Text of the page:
I have yet to see you explain why marriage should be limited to two people who are romantically involved, except that this version of marriage is currently in vogue. You keep reminding me that “the ship has sailed” and that romantic relationships between two people just is what most people think marriage is.

    But this is not a reasoned defense of your position. Maybe Sean’s definition of marriage as a commitment between any number of people will be in vogue 50 years from now. What will you say to him to convince him he’s wrong?

    You’ve abandoned biology. You’ve abandoned reference to a fixed human nature. You’ve set aside the social science findings that children do best when raised by their biological mother and father. You believe that religious views about marriage are irrelevant, so that argument isn’t available to you.

    What is left? How will you keep Sean from winning the day?

  21. I’m sure you do believe that, but it equally strikes me that you can only deny polygamy in equally ad hoc ways (I’ve explained why several times).

    “But this is not a reasoned defense of your position.”

    But your own position, as argued here, seems to have been based on what you believe was traditional in the past. For that reason I think it’s quite fair enough that I point out in response that the romantic view has been traditional now for quite a few generations, if not a couple of centuries.

    “You’ve set aside the social science findings that children do best when raised by their biological mother and father.”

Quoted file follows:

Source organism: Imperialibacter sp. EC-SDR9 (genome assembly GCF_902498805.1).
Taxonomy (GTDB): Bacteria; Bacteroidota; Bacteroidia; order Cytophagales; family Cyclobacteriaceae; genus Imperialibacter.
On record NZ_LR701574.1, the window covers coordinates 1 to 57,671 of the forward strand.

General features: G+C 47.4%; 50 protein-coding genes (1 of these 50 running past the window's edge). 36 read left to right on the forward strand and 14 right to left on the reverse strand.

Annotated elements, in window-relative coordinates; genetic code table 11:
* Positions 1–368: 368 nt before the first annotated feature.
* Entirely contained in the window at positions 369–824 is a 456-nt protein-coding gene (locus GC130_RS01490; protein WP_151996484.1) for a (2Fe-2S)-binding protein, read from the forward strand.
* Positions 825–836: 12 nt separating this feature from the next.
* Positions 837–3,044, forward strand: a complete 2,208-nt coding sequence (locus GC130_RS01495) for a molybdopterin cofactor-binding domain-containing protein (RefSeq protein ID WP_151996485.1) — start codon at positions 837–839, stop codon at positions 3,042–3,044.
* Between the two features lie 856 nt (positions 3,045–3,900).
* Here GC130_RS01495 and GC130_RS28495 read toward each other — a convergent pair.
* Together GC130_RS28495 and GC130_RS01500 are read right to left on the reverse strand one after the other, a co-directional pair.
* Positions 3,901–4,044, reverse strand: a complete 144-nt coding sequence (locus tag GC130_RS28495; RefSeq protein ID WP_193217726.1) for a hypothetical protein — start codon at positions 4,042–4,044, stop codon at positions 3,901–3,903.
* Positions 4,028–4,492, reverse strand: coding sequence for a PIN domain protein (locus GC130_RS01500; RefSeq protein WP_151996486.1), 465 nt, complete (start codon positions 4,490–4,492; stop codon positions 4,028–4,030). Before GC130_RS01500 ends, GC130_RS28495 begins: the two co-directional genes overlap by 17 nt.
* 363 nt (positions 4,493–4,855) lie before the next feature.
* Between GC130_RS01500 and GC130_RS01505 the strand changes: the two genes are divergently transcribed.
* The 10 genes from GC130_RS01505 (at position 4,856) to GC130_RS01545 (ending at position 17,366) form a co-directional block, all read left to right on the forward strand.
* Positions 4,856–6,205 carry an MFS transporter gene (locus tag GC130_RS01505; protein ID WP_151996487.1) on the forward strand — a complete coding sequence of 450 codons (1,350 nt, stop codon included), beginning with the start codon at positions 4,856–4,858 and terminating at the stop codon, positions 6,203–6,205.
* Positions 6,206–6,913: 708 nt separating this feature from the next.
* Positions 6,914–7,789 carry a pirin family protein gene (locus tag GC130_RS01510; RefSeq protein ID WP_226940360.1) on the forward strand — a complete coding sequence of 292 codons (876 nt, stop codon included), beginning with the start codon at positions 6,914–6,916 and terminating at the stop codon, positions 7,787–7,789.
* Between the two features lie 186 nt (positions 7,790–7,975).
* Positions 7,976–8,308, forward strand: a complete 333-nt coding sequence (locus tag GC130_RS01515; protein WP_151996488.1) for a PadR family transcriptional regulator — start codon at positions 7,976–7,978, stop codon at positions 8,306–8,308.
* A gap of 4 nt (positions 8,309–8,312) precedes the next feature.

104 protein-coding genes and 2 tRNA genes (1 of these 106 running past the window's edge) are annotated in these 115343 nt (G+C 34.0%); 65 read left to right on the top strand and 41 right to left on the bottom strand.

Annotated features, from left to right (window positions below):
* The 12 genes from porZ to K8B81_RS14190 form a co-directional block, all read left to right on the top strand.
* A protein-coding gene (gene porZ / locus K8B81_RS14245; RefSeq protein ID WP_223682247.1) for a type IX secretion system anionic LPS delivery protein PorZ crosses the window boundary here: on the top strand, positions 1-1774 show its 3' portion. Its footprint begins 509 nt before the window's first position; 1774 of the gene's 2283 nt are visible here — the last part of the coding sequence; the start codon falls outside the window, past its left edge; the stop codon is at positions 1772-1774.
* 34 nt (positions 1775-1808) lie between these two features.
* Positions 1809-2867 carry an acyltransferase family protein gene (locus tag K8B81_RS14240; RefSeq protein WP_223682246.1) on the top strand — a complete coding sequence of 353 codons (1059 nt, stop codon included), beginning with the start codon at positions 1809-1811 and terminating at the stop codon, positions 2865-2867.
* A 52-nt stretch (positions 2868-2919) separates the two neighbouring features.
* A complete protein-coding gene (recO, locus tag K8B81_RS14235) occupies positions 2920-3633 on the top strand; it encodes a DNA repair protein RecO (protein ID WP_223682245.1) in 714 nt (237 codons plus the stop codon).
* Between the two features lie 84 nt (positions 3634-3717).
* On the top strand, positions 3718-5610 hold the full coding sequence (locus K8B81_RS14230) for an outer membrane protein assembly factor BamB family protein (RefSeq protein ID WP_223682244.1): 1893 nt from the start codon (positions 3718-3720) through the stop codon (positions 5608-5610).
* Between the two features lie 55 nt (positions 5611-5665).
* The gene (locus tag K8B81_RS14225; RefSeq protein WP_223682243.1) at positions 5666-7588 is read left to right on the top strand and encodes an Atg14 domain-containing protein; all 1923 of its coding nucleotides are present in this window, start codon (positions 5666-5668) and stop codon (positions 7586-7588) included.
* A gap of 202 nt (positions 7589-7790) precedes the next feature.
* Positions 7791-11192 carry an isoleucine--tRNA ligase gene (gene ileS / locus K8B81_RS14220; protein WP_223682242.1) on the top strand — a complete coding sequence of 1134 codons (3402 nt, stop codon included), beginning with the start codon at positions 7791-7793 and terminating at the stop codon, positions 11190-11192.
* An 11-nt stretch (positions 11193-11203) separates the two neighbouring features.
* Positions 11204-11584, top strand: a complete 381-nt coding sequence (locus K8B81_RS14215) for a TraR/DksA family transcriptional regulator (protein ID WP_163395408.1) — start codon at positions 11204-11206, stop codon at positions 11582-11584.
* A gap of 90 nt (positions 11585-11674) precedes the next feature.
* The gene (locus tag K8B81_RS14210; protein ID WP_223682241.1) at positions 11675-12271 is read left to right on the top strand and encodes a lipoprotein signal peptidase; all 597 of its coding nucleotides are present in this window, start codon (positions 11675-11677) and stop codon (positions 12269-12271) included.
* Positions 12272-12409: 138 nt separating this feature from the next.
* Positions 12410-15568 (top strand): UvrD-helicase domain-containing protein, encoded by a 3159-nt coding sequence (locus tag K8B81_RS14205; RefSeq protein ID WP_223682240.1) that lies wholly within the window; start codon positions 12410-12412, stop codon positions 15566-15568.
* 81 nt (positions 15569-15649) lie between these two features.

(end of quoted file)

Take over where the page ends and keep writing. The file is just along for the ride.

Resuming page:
So are you arguing against adoption? I’m guessing not. Social sciences find that kids do better with two parents bringing them up. What’s BAD is parents splitting up. Marriage encourages parents to stick together. Therefore it’s quite consistent for me to approve of gay marriage. In fact I’d say YOU are ignoring social science to oppose SSM, for just that reason.

  22. I’ve already told Sean on another post that I disagree with one of his points. Yes, I disagree with him here as well, but to be honest it takes up enough time arguing through your points without picking up his as well (though I appreciate you do indeed have most of the heavy lifting in that more people are disagreeing with you here than agreeing).

  23. Thanks. Obviously I think you two are wrong, but I think Andrew and I might agree more than we seem to. Andrew has said that it depends on children (and I agree with that) but I think there are other contingencies we have. It depends on whether Andrew is against polygamy in general or not. If he is, then yes we’re quite different. Otherwise though, I think a 30 minute coffee shop talk could allow us to come to an understanding and agreement on the issue. (I actually have the same answer as Andrew on the last one, so we agree there as well, just to clarify things. It was a conditional yes on the same conditions as Andrew gave)

    You do indeed have the heavy lifting in terms of answering, especially since it looks like you have to defend your views against multiple people with multiple views. It would probably be easier for you if everyone you disagreed with made the same points. but alas, such is the world. Just know that we appreciate your willingness to converse with us, and that we are, or at least I am, considering what you have to say, and it does affect our, or at least my, views. (For whatever that’s worth)